If you have any interest in the politics of the Middle East you might believe that the Muslims and Jews have a long history of conflict and hatred towards one another.
However that is simply not true. The years of cooperation and tolerance seem to have been wiped away. From across the Middle East, North Africa and Andalusia there are countless reports and narratives about two religions flourishing and existing together.
Adherents to both religions are able to exist together because of the similarities of their beliefs. Countless men and women of the Jewish faith have come to Islam because they recognize the inherent truth of a belief system that expands on and consolidates their own beliefs. In this second part of our journey of discovery we will look at journeys undertaken by Jewish people in search of contentment.
Al Hussain ibn Salam
In the period before Islam there was a Jewish Rabbi named Al Hussain ibn Salam living in Yathrib; the original name of the city soon to be known as Madinah. He claimed to be a descendant of Prophet Joseph and was the leader of his community.
Al Hussain was a scholar who devoted part of everyday to study. In the course of his studies he came across words in the Torah that he had probably read many times before. However on this day he was particularly drawn to them and they started him on a journey of discovery that eventually led to his acceptance of Islam.
“The Lord said to me [Moses]: ‘What they say is good. I will raise up for them a Prophet like you among their brothers; I will put My words in his mouth, and he will tell them everything I command him. If anyone does not listen to My words that the Prophet speaks in My Name, I will Myself call him to account.’” (Deuteronomy, 18.17-19)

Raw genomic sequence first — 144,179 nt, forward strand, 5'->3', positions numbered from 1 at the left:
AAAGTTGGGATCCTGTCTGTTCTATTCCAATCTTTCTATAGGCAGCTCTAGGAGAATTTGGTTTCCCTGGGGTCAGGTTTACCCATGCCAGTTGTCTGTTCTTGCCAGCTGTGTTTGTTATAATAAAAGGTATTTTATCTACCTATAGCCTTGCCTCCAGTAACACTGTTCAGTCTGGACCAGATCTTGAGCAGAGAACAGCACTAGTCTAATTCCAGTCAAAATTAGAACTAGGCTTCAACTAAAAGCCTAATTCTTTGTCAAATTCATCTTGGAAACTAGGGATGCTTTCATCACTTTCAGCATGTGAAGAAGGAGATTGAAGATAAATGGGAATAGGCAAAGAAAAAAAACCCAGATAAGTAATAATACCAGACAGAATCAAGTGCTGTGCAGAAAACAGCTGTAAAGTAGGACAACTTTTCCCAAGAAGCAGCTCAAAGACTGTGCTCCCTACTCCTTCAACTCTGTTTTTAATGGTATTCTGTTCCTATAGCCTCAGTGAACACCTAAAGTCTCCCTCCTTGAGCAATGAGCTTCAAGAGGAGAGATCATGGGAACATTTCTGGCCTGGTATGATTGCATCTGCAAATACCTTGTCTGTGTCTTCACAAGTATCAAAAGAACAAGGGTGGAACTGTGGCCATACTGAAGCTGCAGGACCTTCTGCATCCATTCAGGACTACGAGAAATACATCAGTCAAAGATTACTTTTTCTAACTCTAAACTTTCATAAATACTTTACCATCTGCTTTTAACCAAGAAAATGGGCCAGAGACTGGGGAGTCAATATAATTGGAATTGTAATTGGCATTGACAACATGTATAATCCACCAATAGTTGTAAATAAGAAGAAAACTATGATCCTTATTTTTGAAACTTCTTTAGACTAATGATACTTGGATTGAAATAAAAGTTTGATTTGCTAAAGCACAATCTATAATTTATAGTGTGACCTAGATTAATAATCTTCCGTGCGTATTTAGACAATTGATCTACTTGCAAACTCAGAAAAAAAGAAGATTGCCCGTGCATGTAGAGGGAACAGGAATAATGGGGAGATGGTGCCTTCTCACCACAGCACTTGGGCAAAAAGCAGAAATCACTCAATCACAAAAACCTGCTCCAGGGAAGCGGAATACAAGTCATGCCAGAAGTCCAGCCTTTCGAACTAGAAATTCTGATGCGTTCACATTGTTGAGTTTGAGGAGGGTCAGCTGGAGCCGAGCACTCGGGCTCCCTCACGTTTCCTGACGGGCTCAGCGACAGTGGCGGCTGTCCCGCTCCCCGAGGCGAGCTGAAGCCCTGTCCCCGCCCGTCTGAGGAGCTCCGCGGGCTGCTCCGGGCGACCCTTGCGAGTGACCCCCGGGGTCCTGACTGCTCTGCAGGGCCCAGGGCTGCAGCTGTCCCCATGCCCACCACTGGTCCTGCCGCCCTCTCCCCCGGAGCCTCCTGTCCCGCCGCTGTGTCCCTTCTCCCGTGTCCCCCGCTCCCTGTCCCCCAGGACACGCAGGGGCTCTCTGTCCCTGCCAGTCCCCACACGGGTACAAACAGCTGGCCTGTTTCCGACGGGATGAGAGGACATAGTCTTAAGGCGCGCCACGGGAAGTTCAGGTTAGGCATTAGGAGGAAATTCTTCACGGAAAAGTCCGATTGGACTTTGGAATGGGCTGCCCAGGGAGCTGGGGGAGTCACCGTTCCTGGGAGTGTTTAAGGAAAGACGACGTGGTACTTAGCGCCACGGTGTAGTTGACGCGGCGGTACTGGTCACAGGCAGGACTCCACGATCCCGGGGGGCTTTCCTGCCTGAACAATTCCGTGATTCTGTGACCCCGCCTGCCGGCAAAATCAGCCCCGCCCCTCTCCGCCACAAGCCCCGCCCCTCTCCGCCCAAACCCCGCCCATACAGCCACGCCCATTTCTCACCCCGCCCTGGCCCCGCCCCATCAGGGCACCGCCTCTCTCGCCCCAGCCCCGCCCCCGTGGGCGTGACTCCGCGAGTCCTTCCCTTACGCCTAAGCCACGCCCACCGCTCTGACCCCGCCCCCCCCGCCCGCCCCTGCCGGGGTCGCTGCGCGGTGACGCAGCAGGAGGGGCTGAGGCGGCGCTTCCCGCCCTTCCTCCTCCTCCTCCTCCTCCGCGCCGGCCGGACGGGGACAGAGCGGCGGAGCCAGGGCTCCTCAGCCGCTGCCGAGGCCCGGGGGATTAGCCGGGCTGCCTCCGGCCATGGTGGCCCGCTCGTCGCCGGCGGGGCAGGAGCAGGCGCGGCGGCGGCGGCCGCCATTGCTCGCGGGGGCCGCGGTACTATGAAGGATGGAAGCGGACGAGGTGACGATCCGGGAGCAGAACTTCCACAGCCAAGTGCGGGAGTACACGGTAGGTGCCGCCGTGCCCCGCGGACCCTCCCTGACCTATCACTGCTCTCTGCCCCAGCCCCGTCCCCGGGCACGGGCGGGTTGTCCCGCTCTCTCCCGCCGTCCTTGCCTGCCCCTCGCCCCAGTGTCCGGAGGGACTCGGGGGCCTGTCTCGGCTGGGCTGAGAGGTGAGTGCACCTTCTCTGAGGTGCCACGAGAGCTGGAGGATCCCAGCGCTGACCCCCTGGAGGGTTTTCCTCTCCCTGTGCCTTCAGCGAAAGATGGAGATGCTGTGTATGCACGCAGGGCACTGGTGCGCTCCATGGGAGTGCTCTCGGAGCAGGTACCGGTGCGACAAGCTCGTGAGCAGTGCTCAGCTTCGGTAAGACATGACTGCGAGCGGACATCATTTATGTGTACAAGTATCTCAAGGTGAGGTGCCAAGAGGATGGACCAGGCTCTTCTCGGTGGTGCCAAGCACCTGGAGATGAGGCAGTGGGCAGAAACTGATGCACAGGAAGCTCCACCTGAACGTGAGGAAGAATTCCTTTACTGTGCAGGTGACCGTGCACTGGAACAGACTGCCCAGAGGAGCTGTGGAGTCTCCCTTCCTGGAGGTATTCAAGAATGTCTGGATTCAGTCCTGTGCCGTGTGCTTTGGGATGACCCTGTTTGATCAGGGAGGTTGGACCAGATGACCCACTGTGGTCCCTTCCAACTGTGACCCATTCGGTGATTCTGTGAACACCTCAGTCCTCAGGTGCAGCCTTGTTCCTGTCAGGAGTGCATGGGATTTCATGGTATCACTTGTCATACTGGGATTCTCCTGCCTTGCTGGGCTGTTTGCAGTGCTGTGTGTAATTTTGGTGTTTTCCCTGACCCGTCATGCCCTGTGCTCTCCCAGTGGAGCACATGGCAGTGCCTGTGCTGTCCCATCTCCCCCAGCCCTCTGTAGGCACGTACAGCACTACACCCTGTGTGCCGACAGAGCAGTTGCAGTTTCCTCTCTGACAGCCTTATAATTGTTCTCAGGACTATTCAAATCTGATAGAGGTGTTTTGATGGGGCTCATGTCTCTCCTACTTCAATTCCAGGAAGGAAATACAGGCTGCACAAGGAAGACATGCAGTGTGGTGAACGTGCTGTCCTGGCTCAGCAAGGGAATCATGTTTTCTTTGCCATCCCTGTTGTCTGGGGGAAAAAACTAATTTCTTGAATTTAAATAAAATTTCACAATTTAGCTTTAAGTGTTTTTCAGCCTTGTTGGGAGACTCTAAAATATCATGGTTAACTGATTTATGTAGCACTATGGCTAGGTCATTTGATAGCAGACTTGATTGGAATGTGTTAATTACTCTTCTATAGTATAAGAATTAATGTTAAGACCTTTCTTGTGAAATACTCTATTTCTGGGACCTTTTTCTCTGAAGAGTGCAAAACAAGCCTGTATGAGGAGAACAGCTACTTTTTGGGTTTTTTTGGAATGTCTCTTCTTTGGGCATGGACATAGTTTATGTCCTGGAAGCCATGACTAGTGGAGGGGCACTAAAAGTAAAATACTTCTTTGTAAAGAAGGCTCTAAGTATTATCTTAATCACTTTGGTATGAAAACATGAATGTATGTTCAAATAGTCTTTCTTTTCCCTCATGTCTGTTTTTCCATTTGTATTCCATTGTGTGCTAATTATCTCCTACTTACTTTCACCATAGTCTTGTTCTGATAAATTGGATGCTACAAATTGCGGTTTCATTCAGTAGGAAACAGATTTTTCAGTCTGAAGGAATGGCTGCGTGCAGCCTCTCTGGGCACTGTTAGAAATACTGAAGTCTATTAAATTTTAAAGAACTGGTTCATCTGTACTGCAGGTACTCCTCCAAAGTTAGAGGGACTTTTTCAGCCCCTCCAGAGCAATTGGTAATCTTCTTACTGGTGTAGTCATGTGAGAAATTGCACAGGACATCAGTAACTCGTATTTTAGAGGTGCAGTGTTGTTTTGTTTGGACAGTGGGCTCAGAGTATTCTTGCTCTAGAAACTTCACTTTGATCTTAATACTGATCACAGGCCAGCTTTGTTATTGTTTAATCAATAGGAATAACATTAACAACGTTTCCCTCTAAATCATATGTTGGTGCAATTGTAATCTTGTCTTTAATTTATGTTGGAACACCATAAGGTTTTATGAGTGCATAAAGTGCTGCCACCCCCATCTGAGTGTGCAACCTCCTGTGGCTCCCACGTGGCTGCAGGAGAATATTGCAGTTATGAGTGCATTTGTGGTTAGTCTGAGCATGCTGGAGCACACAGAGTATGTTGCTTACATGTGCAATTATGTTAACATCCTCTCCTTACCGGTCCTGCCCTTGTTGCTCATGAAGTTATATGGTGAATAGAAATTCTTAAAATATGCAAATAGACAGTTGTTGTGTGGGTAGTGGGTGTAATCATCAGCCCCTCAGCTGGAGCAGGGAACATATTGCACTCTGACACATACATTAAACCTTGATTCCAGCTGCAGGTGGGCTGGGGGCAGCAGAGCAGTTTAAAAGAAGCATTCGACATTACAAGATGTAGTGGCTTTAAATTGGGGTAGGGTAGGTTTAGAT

This is just one of the passages from the Torah that Al Hussain came to believe referred to Prophet Muhammad.
He would search for details concerning this anticipated prophet. From the traditions of Prophet Muhammad we can hear, in his own words, what Al Hussain did to further his journey of discovery. “I began to make enquiries about his name, his genealogy, his characteristics, his time and place and I began to compare this information with what is contained in our books. From these enquiries, I became convinced about the authenticity of his prophet-hood and I affirmed the truth of his mission.”
When al Hussain accepted Islam Prophet Muhammad changed his name to Abdullah, meaning slave of God. Although Abdullah and his family all converted to Islam they kept their conversion secret for some time. His story can be read in full in many articles about the companions of Prophet Muhammad, but it is his journey that we are concerned with today.
Abdullah was struck by just a few words that he read. Like many people who convert to Islam today the beginning of the journey begins with just a phrase. Something that you have read many times before that suddenly rings true or something that just doesn’t make sense.
The journey from Judaism to Islam is not a huge leap because both religions agree wholeheartedly with the fundamental basis of Islam; that there is no God but God. Abdullah was anxious about the reaction of his friends and colleagues and many people nowadays have the same fears.
Sometimes it is best to keep the truth in your heart until you establish your faith or, like Abdullah, research and make a plan about how to reveal your new status.